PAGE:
Estimating discount factors for public and private goods and testing competing discounting hypotheses
- 576 Downloads
The observation of declining discount rates in experimental settings has led many to promote hyperbolic discounting over standard exponential discounting as the preferred descriptive model of intertemporal choice. I develop a new framework, consistent with the random utility model, which directly models the intertemporal utility function and produces explicit maximum likelihood estimates of discounting parameters. I apply this estimation method to a stated-preference survey of river basin cleanup options and revealed-preference lottery payment choices. Formal statistical tests fail to find evidence in support of hyperbolic or quasi-hyperbolic discounting. Annual discount rates range from ten to fourteen percent across the data sets and empirical specifications.
KeywordsDiscounting Hyperbolic Random utility Intertemporal choice
JEL ClassificationsD90 Q25 Q53 H43
I thank Nicholas Flores for helpful comments concerning the survey design and data collection, for allowing me to borrow liberally from his MRB description, and for guidance throughout my dissertation process. I thank Randy Walsh for helpful comments at the inception of this research. I thank two anonymous reviewers for multiple insightful comments that greatly enhanced the quality of this paper. Finally, I thank participants at the 2008 AERE Sessions at the Summer Meeting of the AAEA and at the 10th Occasional Workshop on Environmental and Resource Economics at UC Santa Barbara.
- Andreoni, J., & Sprenger, C. (2010a). Estimating time preferences from convex budgets. Working Paper.Google Scholar
- Andreoni, J., & Sprenger, C. (2010b). Risk preferences are not time preferences: discounted expected utility with a disproportionate preference for certainty. Working Paper.Google Scholar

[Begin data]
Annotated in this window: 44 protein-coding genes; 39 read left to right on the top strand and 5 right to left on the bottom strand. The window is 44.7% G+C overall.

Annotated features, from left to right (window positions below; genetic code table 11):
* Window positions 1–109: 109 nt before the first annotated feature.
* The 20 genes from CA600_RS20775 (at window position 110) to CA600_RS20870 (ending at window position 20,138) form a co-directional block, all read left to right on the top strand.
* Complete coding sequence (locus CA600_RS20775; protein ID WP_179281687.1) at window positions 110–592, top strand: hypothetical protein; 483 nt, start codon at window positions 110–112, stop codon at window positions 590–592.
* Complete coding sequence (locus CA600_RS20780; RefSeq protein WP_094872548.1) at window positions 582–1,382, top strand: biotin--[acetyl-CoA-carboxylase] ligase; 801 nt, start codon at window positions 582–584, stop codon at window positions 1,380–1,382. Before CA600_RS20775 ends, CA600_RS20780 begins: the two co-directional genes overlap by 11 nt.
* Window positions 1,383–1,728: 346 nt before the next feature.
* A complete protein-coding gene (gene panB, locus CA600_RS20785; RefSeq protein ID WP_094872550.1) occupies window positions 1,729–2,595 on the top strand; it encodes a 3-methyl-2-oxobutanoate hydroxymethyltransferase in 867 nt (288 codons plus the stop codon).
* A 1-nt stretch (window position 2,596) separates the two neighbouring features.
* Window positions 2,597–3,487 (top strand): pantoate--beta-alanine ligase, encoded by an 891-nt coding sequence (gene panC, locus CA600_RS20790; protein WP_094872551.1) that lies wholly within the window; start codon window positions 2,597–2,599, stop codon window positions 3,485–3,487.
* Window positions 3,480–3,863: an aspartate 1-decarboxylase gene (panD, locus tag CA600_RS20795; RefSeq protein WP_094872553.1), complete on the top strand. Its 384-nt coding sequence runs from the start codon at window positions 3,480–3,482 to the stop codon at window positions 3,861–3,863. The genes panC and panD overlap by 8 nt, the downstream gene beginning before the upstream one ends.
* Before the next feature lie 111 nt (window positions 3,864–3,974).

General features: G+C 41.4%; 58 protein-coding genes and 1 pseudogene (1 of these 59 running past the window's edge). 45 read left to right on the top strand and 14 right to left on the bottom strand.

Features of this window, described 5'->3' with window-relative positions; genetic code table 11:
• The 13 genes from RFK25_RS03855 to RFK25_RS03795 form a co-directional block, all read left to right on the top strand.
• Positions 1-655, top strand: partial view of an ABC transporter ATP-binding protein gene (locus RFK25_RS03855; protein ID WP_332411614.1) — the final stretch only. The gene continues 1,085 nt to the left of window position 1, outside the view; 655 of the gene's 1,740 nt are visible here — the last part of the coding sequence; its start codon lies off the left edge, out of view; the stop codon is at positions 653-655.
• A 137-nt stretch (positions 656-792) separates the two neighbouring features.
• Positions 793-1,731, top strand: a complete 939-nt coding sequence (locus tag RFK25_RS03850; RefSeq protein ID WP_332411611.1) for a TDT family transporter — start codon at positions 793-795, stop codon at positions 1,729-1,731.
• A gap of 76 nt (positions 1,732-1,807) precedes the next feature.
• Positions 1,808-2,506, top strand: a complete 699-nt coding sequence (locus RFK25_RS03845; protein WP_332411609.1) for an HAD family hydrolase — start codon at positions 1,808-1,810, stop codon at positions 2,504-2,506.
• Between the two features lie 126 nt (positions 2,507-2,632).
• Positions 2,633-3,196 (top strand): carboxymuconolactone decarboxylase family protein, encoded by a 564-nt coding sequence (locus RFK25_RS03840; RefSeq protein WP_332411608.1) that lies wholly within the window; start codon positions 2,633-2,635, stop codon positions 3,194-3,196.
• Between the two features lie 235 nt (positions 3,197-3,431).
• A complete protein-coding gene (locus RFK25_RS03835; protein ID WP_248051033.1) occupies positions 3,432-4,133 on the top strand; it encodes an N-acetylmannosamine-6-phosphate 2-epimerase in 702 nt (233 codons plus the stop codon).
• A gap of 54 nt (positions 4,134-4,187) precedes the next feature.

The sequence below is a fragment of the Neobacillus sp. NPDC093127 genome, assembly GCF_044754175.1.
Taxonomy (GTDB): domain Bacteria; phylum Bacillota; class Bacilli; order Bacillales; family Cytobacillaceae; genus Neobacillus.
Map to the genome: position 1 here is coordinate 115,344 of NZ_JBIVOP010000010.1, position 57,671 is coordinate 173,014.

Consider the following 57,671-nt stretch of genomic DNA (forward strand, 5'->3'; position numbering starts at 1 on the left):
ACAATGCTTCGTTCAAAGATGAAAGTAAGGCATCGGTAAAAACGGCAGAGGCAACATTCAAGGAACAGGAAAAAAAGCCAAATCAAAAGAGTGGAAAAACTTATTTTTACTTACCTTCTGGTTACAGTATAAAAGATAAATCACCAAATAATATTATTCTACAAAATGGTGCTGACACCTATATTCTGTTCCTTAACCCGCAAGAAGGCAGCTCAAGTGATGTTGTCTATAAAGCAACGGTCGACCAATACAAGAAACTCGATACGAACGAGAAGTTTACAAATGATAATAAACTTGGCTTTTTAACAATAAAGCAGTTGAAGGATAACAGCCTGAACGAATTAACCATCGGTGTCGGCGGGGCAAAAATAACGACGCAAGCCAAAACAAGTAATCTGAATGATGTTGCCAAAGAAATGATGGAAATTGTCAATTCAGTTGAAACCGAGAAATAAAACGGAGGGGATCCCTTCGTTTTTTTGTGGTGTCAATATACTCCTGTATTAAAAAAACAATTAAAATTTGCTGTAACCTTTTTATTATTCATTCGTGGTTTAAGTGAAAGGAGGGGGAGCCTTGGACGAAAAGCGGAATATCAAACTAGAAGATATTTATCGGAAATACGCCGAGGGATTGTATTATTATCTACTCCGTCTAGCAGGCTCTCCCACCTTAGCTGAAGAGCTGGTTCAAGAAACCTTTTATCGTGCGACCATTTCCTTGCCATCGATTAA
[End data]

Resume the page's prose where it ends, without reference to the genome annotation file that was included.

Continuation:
- Bosworth, R., Cameron, T.A., DeShazo, J.R. (2006). Preferences for preventative public health policies with jointly estimated rates of time preference. Working paper.Google Scholar
- Cameron, T.A., & Gerdes, G.R. (2003). Eliciting individual-specific discount rates. Working Paper.Google Scholar
- Clotfelter, C.T., Cook, P.J., Edell, J.A., Moore, M. (1999). State lotteries at the turn of the century: report to the national gambling impact study commission. Available online: http://www3.nd.edu/~jstiver/FIN360/lottery.pdf.
- Coller, M., & Williams, M.B. (1999). Eliciting individual discount rates. Experimental Economics, 2(2), 107–127.Google Scholar
- Herrnstein, R. (1981). Self-control as response strength. In C. M. Bradshaw, E. Szabadi, C. F. Lowe (Eds.), Quantification of steady-state operant behavior (pp. 3–20). New York: Elsevier/North-Holland.Google Scholar
- Mathworks, T. (2006). Matlab.Google Scholar
- Mazur, J.E. (1987). An adjustment procedure for studying delayed reinforcement. In M. L. Commons, J. E. Mazur, J. A. Nevin, H. Rachlin (Eds.), Quantitative analysis of behaviour: the effect of delay and intervening events on reinforcement value. Hillsdale: Erlbaum.Google Scholar
- Minnesota River Basin Data Center (2007). Minnesota river basin data center. Available at http://mrbdc.mnsu.edu/. Accessed 15 Nov 2007.
- United States Census Bureau (2007). American factfinder: 2007 American community survey 3-year estimates.Google Scholar
- University of Houston Center for Public Policy (2007). Demographic survey of Texas lottery players 2007. Available at http://www.uh.edu/hcpp/txlottery.pdf. Accessed 1 Oct 2010.
- University of Houston Center for Public Policy (2008). Demographic survey of Texas lottery players 2008. Available at http://www.uh.edu/hcpp/txlottery2008.pdf. Accessed 1 Oct 2010.